Having money quite often encourages you to make some more...and gets you a start in life. If that's a couple of pounds pocket money, then stick 20p in a smartie tube every week and soon you'll have an emergency money for chocolate supplies! or a friend's birthday which you forgot was coming up soon. The problem with all these wise parent- type listings is that young people will read it and say 'yeah yeah' cos it's like preaching...they've done it already. Be realistic about your goals and don't let accumulating money become your goal in life!

Learn how to spend their money wisely by comparison shopping.

Children should save for short-term and long-term goals. Reaching short-term goals encourages continued savings. Long-term goals teach the power of regular investing, compounding, reinvesting earnings and long-term growth. ($1,000 before age ten requires saving about $3.50 a week for 5 years at a 5% rate of return.)

First, grab a piggy bank. Second, go around your house and search every crack and corner and look for "loose change." Put those in your piggy bank. At the end of the month, you will be surprised how much you've saved. Do that for a long time and you'll be amazed how much you've saved. Trust me..

Children as well as adults need to understand "opportunity cost." Keep in mind that once the money is spent, the opportunity to use it in an another way is lost. For example, a child gets $10.00 for an allowance. He wants to go to the movies and buy a new cassette tape. If he decides to buy the cassette, the opportunity cost is the movie. Therefore, it is wise to consider the opportunity cost of everything you buy and what you do.

Money is compressed work, stored energy, which can be exchanged for goods and services. If exchange is delayed, money can be saved or invested so that it will create more money in the future. Maturity can be defined as being able to wait until our investments reach maturity!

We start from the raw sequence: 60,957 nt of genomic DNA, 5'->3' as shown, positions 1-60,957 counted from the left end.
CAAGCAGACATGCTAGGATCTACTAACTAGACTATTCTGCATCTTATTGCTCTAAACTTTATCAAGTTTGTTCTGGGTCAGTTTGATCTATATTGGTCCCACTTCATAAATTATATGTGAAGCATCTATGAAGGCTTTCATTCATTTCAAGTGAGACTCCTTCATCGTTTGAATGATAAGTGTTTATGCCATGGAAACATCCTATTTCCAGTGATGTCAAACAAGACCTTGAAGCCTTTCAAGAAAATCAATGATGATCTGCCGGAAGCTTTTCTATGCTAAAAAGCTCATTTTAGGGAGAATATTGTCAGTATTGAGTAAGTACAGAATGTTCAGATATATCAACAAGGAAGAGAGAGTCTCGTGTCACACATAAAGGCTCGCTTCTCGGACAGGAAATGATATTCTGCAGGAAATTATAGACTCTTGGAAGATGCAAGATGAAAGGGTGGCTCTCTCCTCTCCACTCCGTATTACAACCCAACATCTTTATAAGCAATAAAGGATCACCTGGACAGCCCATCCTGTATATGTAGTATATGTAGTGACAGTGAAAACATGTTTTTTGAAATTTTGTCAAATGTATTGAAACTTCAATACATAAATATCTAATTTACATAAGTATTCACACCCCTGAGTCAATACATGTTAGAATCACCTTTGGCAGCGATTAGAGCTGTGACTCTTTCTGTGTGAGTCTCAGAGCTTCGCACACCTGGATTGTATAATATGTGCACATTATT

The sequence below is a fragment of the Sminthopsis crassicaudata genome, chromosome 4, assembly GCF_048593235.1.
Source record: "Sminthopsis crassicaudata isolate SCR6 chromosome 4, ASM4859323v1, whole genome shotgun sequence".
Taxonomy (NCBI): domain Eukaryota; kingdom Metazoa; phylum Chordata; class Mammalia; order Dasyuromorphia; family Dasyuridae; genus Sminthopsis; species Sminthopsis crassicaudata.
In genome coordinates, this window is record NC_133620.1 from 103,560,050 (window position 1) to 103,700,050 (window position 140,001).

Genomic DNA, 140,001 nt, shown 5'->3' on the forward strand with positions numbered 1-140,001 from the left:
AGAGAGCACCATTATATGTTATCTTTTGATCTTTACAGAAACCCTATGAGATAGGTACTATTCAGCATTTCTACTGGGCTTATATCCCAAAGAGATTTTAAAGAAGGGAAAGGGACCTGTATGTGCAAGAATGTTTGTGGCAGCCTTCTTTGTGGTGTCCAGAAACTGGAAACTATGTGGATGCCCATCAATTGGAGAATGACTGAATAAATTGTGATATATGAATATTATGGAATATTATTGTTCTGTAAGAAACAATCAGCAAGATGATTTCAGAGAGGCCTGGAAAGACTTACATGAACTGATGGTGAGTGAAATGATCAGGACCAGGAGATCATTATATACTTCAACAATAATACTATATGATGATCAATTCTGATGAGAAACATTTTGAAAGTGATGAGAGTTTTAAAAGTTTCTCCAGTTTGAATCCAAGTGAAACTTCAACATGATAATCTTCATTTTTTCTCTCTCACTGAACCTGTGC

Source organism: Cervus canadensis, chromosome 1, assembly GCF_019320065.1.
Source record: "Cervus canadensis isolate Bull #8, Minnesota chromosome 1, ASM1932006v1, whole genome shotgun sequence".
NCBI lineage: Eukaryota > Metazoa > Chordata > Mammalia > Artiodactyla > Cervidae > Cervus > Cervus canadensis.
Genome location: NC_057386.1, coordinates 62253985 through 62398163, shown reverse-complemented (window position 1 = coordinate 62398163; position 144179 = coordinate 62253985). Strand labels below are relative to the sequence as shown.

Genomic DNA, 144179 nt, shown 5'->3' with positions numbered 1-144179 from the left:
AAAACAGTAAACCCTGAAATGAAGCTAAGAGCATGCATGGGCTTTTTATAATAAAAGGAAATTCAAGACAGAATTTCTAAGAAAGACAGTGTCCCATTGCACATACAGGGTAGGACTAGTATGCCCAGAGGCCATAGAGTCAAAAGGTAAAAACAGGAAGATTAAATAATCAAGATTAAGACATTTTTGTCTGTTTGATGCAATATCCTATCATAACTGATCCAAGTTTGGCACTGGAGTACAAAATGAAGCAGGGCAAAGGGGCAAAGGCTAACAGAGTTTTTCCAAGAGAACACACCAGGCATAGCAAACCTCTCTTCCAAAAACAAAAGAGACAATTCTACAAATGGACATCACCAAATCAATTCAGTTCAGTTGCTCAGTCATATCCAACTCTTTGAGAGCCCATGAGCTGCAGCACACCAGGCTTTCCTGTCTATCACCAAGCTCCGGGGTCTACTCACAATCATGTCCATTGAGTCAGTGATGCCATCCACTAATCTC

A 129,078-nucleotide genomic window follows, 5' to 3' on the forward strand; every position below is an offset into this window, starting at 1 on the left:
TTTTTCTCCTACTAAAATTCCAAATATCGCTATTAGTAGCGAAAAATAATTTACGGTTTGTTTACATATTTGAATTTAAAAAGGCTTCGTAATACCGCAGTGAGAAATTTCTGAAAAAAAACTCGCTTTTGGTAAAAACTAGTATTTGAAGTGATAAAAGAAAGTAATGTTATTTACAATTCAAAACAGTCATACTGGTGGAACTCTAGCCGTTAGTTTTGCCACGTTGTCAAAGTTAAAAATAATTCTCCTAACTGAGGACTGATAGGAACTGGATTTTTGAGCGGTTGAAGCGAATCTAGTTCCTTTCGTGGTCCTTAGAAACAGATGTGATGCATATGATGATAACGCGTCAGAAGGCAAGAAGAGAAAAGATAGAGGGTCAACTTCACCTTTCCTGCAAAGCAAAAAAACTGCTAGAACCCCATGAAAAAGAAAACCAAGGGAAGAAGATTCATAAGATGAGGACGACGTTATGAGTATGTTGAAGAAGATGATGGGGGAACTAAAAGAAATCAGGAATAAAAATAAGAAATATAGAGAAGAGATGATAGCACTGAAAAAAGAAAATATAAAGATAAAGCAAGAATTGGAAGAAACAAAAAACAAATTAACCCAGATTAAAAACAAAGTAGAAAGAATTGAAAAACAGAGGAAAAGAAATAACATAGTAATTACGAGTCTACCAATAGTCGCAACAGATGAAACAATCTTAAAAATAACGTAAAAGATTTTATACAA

Save, save, save for college and retirement. Even though you're young you need all the money you can get!

It is more important to save than spend.

Money, Schmoney!

Teach the kids the value of money. Make them aware of the sucking world because we won't be there in future. Make them street smart, carry themselves confidently, save each and every penny they can and do not topple if something bad happens and face everything courageously.

Kids need money to flaunt in front of their friends.

Money is very important for the soul to develop completely. Instead of saying "In God we trust" we should say in money we trust, for money is always reliable to its owner.

Save towards a goal.

Money is a key source in your teenage years but there is also friendship, relationships, sports, family, religion and getting an education.

Budgeting: Portion of allowance for savings, charity, spending.

Set a goal to reach by the time you are a certain age. Like saving $1,000 before you are ten. Then save, save, save. I reached by goal 2 years early.

There is abundance in the world - this goes for love, friendship, peace, as well as material abundance. When you find your contribution in this world, which is your life's work, the money you need will follow you and find you. Don't just work for money, no need to struggle since there is not a finite supply of anything in this universe.

Prompting our kids to make good grades is very important. We sometimes give them money after making straight a's. We send one of our children to the Summer Institute for the Gifted each summer to enrich her knowledge of the world.

We teach our kids to invest their money in companies they like - Tommy Hilfiger, Fila, Chap. These are the things they like. We teach them that instead of spending all their money on merchandise from these companies, become an investor in these companies while they are hot and make money on their stock.